In the past couple weeks, I wrote two posts arguing that most people do not need a Logos digital theological library (Five Reasons Not to Buy Logos and Logos Groupthink). Most of the push-back I received stemmed from statements I made about pastors and missionaries not needing to own a lot of books. Of course, anyone in a preaching or teaching ministry needs to read a great many books. However, pastors and missionaries do not need to personally own all those books in order to profit from them repeatedly.
Friday evening, I spent about ninety minutes reading John MacArthur’s The Ultimate Priority (Moody 1983). I will never buy a copy of this book, but by practicing good reading habits, I gained most of what the book has to offer and preserved that knowledge for later use. While my system isn’t perfect, perhaps some will find it helpful.
1. Read Before You Buy
Whenever possible, read books before you buy them. This is relatively easy in college and graduate school. Instead of just buying every book assigned for a class, read as many as you can by using the course reserves or checking out one of the library’s additional copies. You will often find that you do not need a personal copy of the work.
This practice becomes more difficult after one graduates. However, you can borrow books from friends, get books via inter-library loan, and take advantage of those times when you are near a theological library. In the case of MacArthur’s The Ultimate Priority, I had the opportunity to visit a seminary library and do some reading.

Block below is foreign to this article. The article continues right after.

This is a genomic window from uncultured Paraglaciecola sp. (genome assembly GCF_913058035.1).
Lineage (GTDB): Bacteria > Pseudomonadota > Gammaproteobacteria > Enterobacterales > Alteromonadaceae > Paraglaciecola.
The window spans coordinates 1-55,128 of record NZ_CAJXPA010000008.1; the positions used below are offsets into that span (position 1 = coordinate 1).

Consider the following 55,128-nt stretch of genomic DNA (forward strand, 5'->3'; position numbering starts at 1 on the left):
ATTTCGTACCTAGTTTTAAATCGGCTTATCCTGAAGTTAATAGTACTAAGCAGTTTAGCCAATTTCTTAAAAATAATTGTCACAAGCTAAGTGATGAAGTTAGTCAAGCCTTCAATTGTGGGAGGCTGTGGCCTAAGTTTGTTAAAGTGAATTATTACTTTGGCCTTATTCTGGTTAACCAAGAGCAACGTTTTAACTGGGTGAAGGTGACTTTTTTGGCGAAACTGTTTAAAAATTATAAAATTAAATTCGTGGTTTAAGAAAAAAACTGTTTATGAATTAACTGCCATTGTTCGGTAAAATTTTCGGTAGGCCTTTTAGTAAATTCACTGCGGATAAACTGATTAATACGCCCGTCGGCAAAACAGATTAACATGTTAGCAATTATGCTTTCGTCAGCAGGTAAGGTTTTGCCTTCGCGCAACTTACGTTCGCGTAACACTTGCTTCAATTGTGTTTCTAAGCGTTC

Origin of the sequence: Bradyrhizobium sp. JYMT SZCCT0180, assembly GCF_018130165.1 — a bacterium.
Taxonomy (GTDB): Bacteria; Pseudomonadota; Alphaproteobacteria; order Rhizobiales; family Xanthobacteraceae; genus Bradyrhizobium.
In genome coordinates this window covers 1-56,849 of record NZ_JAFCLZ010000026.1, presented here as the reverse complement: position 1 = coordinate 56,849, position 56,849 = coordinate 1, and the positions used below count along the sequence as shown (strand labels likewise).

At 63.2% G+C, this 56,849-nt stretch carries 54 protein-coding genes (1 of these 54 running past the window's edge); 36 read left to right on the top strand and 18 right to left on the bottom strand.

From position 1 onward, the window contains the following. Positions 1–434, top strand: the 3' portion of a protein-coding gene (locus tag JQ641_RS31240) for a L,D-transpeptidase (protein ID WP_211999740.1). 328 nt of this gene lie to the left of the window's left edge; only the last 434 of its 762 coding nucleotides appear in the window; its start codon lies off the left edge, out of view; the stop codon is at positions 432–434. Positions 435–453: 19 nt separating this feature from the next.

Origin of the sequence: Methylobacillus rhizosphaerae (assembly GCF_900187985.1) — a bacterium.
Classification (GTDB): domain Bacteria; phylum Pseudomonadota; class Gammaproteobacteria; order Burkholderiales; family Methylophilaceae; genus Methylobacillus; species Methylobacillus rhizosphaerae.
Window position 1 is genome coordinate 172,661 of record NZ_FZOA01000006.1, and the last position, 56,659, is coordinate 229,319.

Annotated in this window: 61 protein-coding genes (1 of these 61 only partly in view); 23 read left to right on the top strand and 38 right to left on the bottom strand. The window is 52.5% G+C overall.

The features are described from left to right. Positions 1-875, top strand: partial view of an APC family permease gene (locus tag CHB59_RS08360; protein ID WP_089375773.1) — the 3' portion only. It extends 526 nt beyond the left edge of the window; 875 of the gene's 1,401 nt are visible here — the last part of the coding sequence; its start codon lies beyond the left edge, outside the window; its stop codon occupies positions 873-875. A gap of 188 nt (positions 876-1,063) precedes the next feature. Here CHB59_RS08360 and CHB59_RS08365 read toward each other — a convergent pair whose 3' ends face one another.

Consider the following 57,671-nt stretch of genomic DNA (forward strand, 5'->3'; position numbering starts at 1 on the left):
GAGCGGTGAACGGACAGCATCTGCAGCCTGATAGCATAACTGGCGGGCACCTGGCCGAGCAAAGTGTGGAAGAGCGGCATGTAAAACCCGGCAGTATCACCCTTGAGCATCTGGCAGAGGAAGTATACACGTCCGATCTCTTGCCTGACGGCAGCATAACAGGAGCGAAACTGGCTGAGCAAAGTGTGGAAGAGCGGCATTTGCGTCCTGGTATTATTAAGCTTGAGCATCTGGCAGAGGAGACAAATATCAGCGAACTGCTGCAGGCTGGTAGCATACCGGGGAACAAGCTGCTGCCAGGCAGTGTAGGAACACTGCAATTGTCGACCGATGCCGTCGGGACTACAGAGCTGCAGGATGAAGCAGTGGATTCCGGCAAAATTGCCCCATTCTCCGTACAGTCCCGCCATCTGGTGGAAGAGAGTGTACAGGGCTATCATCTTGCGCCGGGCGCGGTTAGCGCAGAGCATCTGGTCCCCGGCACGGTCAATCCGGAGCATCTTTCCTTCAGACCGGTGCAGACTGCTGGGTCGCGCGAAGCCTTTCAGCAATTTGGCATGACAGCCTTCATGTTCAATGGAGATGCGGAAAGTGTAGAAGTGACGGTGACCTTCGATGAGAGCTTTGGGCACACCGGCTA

2. Create a Digital Card File
Whenever I read anything (even fiction), I’m always on the lookout for the things I want to remember. Generally, these consist of key definitions, poignant statements, helpful lists, concise illustrations, strong arguments (whether or not I agree), and surprising elements.
I record most of what I read in Word files formatted to print on 4×6 index cards. There is nothing magical about this format. Honestly, it’s mostly a hangover from my intercollegiate debate days. However, I have found that the space limitation pushes me to look for the best quotations and write clearer summaries. Additionally, the resulting cards are a handy size if you ever decide you want to print a few out. Here are a couple examples.
While most cards I make are quotations about the length of the card above, I do frequently create cards summarizing longer sections (often chapter length) of a work as seen below.
Here are five tips. First, double and triple check your quotations. You are making these cards so you don’t need the book. That means you won’t have access to the book to find errors later. Second, always include full bibliographic details including page numbers. Third, include notes of things like chapter titles or anything else you think would be helpful to a stranger looking at your cards. You probably won’t look at the cards again for years. Your future self will have forgotten a lot. Fourth, include slugs at the top of your cards. This makes skimming the cards easier and will improve your keyword search results. Fifth, create your cards in separate files organized by broad topics. This is a stability issue more than anything. Microsoft Word sometimes does crazy things when files get incredibly long.
3. Scan and Save Important Pages